"Terrorist organizations are just taking a page out of the hacktivist playbook," he says. In the same way that it's hard to take down Twitter accounts belonging to groups such as Anonymous, it's hard to completely curtail the ability to terror groups to communicate simply by shutting down Twitter accounts and taking down websites. "What they are doing is more of simple harassment. In the end it is not going to help law enforcement to prevent an actual physical attack like what happened in Paris," Gallop said.

There's also the question of whether efforts by Anonymous and others to take down sites and channels that terrorist supporters might be using to communicate could actually disrupt law enforcement investigations.

When such activities are not undertaken in coordination with counterterrorism practitioners from within government, the actions of groups such as Anonymous can become counterproductive, says Michael Smith II, principal and chief operating officer at Kronos Advisory, a strategic advisory firm.

"Unless these activities are being coordinated with investigators who possess the authority to disrupt terrorists’ activities, there is a good chance these activities will prove disruptive in relation to ongoing investigations," Mr. Smith warns.

Smith currently acts as an intermediary in funneling ISIS-related data, collected by a group called Ghost Security Group, to government counter-terrorism officials. The focus is on passing along information gathered by the group related to ISIS attack plots and recruitment efforts.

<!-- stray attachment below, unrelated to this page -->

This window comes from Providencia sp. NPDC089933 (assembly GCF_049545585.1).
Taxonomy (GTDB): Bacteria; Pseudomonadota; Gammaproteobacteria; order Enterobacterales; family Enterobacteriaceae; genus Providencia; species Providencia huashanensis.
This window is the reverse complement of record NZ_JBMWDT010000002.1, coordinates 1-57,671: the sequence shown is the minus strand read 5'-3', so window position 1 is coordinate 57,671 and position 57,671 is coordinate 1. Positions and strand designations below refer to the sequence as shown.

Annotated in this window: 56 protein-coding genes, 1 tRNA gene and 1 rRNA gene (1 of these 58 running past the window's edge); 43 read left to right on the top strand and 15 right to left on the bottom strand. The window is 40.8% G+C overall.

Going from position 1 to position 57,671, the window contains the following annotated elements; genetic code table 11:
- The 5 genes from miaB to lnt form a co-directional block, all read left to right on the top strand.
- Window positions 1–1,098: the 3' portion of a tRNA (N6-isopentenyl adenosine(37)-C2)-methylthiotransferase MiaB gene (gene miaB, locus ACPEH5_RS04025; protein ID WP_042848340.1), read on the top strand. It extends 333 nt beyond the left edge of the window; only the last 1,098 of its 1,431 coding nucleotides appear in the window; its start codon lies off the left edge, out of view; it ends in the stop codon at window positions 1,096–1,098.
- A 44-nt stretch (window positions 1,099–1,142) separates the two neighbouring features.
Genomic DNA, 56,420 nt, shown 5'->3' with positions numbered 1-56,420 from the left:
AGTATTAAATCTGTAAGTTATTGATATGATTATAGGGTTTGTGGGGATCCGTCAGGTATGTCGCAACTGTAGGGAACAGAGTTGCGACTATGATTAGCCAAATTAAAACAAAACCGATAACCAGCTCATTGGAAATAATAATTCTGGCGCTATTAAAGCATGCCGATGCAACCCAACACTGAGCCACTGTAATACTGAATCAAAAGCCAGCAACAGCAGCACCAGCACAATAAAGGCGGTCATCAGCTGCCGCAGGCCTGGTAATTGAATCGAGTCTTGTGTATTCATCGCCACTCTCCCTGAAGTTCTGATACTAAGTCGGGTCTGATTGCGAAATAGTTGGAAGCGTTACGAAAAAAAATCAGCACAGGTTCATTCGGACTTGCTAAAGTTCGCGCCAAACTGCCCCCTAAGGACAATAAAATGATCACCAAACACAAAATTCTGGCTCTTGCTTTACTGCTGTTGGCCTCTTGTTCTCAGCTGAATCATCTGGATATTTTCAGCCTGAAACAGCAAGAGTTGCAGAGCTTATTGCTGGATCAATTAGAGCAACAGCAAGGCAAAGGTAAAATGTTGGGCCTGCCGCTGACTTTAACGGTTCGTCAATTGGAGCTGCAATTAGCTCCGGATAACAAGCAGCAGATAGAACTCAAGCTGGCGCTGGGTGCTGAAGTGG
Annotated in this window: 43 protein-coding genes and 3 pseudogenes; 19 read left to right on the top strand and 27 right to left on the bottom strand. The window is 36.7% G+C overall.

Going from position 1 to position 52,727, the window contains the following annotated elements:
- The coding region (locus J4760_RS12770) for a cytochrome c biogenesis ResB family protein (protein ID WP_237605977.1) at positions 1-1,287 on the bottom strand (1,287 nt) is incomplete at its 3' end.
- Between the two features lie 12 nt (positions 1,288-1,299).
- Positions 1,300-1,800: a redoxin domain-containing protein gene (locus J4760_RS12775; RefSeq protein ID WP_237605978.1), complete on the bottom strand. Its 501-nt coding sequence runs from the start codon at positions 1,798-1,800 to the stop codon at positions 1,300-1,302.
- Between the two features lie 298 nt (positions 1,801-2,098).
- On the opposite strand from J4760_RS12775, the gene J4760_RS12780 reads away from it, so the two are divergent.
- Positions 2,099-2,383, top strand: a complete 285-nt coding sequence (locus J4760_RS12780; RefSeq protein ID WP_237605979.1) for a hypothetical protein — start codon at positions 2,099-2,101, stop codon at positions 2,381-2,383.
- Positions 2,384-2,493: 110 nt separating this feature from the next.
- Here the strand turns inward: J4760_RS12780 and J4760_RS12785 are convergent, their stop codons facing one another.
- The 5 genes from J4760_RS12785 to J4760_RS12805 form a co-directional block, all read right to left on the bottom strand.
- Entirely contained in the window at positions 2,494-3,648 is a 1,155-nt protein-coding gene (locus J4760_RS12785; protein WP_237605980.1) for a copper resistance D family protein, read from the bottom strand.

Members of Ghost Security Group previously belonged to GhostSec, a group of hacktivists that like Anonymous has been working to disrupt the online activities of Islamic terror groups such as ISIS, Al Qaeda and Al Shabab. In fact, GhostSec was one of two hacktivist groups that worked with Anonymous to expose the Twitter accounts of ISIS supporters, following the Charlie Hebdo attacks earlier this year.

By setting up Ghost Security Group, some members of GhostSec have deliberately distanced themselves from Anonymous and its legacy of hooded figures and Guy Fawkes masks. The goal in shedding the outlaw image is to get government counter terrorism officials to pay more attention to the data they are collecting on ISIS and other terror groups. 

The effort is paying off, Smith claimed. In July 2015, Ghost Security Group handed over information to federal authorities that was used to disrupt a plan to attack Jews and British citizens in Tunisia.

Since September, Smith has acted as an intermediary between Ghost Security and the government, supplying official with information on the Islamic State’s use of certain communications platforms that are more difficult to monitor than Twitter or Facebook.

"Data collected by Ghost Security Group and passed to law enforcement and intelligence professionals by me has added value to counterterrorism operations," Smith said, pointing to an article in Foreign Policy before the Paris terror attacks in which former Gen. David Petraeus is quoted as saying information provided by organizations like Ghost Security Group could be of value to government.

Governments have been overwhelmed by the Islamic State's prolific use of Internet technologies to coordinate jihadist activities, in the West in the Middle East and North Africa. So there's plenty of room for outside support, Smith said.

"However, any activities which are not coordinated with government officials who possess the authority to go out and make arrests, or direct other actions against the Islamic State can inadvertently serve to benefit the enemy."